Nneka Jones Tapia, the former executive director of Cook County Jail, knows what it’s like to have a parent behind bars. She remembers weekly visits as a child to share Sunday dinner with her father, who was incarcerated for several years for possession of drugs.
“I was fortunate that both of my parents made sure I still had that bond with my dad,” she said, adding that her siblings and mother created a strong support system during those years. “I recognize now as an adult, had it not been for the support system ... that I could’ve very easily fallen prey to some of the risk factors that children with incarcerated parents often experience.”
Some of those risk factors, according to a recent study, include engaging in unhealthy behaviors and skipping needed health care.
Jones Tapia left Cook County Jail at the end of March. Now, she’s leading a new initiative at Chicago Beyond, an organization dedicated to addressing youth equity. In her role, Jones Tapia will address the mental wellness of children whose parents are incarcerated as part of the group’s newly launched Leadership Venture initiative.
Described in a press release as a “fellowship for high-potential community leaders,” the program will invest in people like Jones Tapia who are “focused on tackling significant challenges facing Chicago’s youth.”
Chicago Beyond CEO Liz Dozier said Jones Tapia was chosen for the 18-month fellowship because of her expertise and experiences. “We have someone who is leading this effort who has firsthand experience (in) what this effort is trying to impact,” said Dozier, whose own father was incarcerated when she was young. “Nneka has this incredible background not only having experienced that as a child, but then having led what some have said is the largest mental health facility in the country – Cook County Jail.”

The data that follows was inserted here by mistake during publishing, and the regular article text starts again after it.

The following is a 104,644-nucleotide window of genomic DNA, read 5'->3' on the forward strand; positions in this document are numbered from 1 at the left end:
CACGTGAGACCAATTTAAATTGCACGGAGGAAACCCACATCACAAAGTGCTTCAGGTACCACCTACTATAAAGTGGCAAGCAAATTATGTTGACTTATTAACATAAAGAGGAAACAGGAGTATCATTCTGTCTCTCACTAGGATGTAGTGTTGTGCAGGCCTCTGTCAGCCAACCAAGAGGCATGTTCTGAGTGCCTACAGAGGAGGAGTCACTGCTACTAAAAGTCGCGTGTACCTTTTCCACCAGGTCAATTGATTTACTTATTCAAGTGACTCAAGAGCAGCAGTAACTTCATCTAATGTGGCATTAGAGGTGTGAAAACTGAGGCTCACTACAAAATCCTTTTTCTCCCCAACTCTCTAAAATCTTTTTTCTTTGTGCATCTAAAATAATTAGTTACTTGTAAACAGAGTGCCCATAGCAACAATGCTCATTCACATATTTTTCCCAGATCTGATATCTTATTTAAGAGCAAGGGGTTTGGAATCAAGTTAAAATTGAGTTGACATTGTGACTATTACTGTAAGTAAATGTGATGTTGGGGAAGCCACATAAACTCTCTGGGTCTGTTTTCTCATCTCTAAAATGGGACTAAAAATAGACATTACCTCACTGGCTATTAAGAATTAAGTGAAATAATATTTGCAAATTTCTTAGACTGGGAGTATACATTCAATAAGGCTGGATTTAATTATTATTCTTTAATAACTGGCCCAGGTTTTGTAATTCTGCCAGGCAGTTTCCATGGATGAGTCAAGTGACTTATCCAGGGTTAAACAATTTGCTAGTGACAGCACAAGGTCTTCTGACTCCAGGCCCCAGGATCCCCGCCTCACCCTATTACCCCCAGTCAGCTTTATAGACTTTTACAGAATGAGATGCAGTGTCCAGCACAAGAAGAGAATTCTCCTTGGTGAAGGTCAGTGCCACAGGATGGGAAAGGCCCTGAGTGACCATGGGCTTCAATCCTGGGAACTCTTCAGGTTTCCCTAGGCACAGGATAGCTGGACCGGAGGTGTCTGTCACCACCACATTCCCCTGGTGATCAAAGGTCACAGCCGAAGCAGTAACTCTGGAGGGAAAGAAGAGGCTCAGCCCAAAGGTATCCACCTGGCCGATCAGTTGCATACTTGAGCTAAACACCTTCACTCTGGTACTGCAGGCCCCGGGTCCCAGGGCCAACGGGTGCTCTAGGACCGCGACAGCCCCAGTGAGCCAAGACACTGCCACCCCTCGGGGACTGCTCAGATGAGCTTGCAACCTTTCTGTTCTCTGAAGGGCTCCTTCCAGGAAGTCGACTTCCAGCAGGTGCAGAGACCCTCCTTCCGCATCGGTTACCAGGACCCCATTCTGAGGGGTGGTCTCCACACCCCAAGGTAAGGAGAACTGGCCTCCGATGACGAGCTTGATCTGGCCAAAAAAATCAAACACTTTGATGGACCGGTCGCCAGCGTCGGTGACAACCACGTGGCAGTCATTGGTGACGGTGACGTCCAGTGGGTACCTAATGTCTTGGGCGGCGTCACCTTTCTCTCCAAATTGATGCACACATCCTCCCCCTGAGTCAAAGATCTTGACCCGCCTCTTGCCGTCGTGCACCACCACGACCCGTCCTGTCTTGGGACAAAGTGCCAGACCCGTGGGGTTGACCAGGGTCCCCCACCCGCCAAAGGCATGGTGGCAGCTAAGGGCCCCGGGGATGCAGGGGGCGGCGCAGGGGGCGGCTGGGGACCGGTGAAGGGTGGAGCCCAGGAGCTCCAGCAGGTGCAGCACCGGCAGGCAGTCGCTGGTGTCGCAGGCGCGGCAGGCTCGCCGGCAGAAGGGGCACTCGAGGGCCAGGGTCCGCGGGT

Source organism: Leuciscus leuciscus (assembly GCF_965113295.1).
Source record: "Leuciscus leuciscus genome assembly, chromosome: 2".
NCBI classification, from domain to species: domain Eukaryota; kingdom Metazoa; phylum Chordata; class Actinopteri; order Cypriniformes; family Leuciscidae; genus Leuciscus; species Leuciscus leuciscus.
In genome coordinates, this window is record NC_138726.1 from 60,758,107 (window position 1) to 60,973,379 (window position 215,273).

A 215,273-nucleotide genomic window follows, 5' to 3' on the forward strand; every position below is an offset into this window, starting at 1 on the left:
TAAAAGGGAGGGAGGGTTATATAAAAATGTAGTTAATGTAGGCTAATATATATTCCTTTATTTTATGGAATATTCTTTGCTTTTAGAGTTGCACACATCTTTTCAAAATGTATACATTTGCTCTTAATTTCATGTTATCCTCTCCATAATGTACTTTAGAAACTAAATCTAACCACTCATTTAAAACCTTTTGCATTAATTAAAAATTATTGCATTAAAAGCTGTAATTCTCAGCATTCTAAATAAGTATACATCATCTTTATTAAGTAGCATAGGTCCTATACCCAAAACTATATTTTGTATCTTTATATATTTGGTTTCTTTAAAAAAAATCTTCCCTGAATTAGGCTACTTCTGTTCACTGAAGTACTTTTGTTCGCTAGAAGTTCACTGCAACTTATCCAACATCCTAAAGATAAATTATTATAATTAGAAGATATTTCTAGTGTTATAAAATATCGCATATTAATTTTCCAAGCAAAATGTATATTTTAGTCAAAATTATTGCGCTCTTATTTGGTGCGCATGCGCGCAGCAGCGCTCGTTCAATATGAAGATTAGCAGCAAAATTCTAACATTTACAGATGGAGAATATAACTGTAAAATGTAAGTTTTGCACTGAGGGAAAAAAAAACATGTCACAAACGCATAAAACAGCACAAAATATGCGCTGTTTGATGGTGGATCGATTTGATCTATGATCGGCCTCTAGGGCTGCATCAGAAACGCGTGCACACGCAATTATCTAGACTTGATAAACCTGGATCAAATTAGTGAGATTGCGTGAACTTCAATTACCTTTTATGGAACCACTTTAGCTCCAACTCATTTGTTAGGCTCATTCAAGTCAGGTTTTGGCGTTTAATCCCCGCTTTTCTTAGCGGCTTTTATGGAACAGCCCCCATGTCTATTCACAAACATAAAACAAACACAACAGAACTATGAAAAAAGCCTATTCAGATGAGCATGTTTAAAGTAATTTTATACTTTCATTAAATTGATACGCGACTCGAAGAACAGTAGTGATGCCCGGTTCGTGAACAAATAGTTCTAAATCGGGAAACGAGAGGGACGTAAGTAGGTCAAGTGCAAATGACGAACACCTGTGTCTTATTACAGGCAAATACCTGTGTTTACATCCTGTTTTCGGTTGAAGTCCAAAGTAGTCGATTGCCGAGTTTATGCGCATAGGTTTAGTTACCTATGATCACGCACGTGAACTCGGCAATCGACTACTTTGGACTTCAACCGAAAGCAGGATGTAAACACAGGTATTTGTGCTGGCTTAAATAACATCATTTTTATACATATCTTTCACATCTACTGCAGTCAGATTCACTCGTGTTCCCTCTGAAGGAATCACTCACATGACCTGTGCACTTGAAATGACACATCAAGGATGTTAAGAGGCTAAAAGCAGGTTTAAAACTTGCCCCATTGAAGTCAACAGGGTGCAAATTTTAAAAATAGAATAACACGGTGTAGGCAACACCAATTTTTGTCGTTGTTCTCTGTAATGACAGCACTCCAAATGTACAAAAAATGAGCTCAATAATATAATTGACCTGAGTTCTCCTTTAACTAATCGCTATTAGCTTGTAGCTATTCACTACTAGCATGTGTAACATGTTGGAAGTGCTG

Jones Tapia served as executive director of the jail for nearly three years before beginning a fellowship with the Institute of Politics at the University of Chicago this past spring. Before being named as jail warden, she served as the first assistant executive director in the Cook County Sheriff’s Office, where she oversaw mental health strategy at the Cook County Jail. Prior to that, she worked as the chief psychologist at Cermak Health Services, the county jail’s onsite medical and mental health provider.
Both Dozier and Jones Tapia described one another as “kindred spirits” because of their shared experiences and efforts to create equity in marginalized communities.
As she settles into her new role, Jones Tapia has been speaking with community members about how to best address mental wellness.
“The most important players have been youth themselves. I’ve been engaged with quite a few youth, particularly on the South Side of Chicago, but really representative of all of Chicagoland,” said Jones Tapia. “I’ve been speaking with people in the community just trying to better understand what is out there now, and where gaps may lay and how we can begin to fill those gaps.”
While Jones Tapia will allow for these conversations to guide how to best address the issue, Dozier said she hopes Chicago Beyond can make an impact around mental wellness, “specifically for youth who are most affected by having an incarcerated parent. … There can be a light at the end of the tunnel for them in terms of their own health and wellness.”
Note: This story was originally published July 17, 2018. It will be updated with video of our conversation with Jones Tapia and Dozier following our Thursday evening broadcast.